© Martin Rietze

NatCatSERVICE

Natural catastrophe statistics online — The NatCatSERVICE analysis tool

Data on natural catastrophes since 1980 — Munich Re's NatCatSERVICE

Munich Re’s NatCatSERVICE is one of the world’s most comprehensive databases for analysing and evaluating natural catastrophes. In the past, it has been possible to download standard information, but now our new online tool provides greater access to this store of knowledge. Users of the NatCatSERVICE can now produce analyses that meet their own needs. 

The tool is flexible, easy to use and fast. The data on natural catastrophes go back to 1980, and periods of five years or more or individual years in isolation can be analysed. Also possible are hazard-specific analyses, for example for tropical cyclones, hurricanes and typhoons, or earthquakes.

The clearly presented charts and diagrams can be shared directly via social media channels or downloaded as pdfs.

Topics Online

Discover more about Munich Re’s NatCatSERVICE, the most extensive database on natural disasters on Topics Online.

What the NatCatSERVICE offers

Munich Re has been systematically recording loss data from all over the world for decades and has stored them all in a unique natural hazard archive. The database, called the “NatCatSERVICE”, provides a wealth of information that can be used for risk assessment. The new online tool enables data to be filtered in many different ways. For example, natural catastrophes such as earthquakes and floods can be analysed separately – going back to 1980.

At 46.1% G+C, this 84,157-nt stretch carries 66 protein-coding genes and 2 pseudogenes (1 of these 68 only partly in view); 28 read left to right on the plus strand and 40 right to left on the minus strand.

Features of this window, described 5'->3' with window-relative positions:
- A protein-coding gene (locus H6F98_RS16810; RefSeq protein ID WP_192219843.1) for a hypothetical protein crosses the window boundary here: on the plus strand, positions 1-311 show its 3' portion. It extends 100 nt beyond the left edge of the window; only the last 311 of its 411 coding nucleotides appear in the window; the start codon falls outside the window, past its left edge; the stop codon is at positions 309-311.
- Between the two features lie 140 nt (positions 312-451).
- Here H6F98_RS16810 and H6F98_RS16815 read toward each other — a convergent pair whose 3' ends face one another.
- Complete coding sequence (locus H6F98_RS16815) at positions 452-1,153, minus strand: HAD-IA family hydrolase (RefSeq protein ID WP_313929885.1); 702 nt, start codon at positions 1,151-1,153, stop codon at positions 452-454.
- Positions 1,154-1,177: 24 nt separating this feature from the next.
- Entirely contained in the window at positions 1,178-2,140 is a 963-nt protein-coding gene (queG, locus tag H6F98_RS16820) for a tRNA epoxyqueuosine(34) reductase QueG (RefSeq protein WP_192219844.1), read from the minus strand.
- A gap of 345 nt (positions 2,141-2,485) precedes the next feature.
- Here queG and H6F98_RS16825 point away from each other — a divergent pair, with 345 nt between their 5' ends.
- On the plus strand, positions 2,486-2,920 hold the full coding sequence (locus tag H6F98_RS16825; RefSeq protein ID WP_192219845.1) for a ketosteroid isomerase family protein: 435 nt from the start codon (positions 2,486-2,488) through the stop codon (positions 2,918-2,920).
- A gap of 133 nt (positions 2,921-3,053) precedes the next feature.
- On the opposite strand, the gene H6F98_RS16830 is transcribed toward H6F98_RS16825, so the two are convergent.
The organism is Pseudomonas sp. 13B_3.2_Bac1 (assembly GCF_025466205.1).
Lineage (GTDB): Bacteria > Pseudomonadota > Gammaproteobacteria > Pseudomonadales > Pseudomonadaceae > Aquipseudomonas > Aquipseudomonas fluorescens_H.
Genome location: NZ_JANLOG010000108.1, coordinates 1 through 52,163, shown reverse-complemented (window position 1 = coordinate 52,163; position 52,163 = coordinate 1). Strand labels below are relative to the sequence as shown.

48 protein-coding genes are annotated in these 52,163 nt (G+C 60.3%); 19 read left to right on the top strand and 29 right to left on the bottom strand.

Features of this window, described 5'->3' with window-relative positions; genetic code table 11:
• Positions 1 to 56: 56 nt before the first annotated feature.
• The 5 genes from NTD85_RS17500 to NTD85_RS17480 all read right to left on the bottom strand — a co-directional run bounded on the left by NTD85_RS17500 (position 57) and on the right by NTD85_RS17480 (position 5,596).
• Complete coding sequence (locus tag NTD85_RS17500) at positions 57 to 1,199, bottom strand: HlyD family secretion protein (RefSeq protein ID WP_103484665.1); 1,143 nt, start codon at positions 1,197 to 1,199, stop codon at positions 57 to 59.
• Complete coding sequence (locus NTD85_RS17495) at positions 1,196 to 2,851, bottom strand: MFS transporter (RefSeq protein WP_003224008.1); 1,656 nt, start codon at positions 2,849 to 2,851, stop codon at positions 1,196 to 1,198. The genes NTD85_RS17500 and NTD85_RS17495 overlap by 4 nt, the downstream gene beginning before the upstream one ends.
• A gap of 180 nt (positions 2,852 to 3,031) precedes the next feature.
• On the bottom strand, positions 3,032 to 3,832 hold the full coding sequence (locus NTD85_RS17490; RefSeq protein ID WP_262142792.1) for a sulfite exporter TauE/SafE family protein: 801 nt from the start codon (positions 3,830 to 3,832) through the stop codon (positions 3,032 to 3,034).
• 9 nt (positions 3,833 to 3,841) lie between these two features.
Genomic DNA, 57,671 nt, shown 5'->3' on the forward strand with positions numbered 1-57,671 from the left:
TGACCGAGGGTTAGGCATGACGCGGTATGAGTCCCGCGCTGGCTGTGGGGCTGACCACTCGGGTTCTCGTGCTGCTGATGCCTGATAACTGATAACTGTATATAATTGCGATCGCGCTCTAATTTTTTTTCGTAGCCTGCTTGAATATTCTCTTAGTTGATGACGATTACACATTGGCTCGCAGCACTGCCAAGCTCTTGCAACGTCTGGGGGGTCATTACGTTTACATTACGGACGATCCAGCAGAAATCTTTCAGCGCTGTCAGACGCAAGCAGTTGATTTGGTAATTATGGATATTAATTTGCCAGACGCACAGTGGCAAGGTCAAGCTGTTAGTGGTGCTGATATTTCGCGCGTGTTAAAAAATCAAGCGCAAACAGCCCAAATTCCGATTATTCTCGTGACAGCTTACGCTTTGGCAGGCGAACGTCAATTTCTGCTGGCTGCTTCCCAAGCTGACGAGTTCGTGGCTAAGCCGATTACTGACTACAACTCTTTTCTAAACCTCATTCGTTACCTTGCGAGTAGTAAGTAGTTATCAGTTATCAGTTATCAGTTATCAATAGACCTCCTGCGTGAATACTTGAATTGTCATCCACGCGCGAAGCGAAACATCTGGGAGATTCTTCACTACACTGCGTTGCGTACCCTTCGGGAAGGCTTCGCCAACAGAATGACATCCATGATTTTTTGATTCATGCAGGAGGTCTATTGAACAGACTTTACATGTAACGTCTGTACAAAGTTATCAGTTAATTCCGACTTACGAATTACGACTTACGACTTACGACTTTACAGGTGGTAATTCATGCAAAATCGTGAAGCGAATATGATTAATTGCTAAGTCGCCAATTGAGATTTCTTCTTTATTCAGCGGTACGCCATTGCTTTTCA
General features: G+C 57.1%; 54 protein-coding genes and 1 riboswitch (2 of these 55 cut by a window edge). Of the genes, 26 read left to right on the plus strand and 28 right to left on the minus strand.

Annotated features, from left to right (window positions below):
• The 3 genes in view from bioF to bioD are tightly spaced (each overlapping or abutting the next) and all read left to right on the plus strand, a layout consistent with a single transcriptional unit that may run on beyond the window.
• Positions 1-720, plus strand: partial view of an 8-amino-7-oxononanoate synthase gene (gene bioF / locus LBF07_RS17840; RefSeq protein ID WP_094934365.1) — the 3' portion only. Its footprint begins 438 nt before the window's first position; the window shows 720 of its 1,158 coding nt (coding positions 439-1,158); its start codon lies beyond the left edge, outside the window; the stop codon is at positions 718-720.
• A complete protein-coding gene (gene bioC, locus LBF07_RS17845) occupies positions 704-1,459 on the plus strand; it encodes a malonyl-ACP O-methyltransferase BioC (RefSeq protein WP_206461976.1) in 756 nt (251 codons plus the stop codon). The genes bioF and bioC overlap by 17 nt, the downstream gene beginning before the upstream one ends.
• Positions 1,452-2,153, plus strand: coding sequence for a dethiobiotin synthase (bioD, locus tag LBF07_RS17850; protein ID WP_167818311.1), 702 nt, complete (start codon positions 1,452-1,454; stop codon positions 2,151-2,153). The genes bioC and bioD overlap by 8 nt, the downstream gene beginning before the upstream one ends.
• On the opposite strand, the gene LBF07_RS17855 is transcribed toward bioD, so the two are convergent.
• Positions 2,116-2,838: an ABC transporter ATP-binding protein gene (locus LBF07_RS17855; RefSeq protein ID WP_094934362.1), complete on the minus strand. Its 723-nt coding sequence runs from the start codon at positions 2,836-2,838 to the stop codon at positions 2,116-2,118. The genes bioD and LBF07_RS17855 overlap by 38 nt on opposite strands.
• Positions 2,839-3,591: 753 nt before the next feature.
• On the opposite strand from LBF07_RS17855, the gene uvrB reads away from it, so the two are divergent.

• Different “event families” (geophysical, meteorological, hydrological, climatological) can be selected.
  • Analyses can be global, or by continent.
  • Analysis periods of one year going back to 1980
  • Natural hazard list (natural disasters) with detailed breakdown in the “Focus analyses” area for specific information on earthquakes and tsunamis, convective storms (thunderstorms), cyclones, winter storms, floods and wildfires.
  • In addition, there are economic data relating to income groups, insurance density and fatality rates for natural catastrophes in every country.
The results can be presented in the form of numerical statistics, loss-amount and pie charts, tables and maps. 
The data produced can be shared directly on social networks. They can also be downloaded as a pdf or sent by e-mail. 
For pure hazard analyses, users can switch directly from the NatCatSERVICE analysis tool to NATHAN Light so that they can, for example, estimate natural hazard risks even better with the help of flood zone maps. 
Six steps to your natural catastrophe analysis
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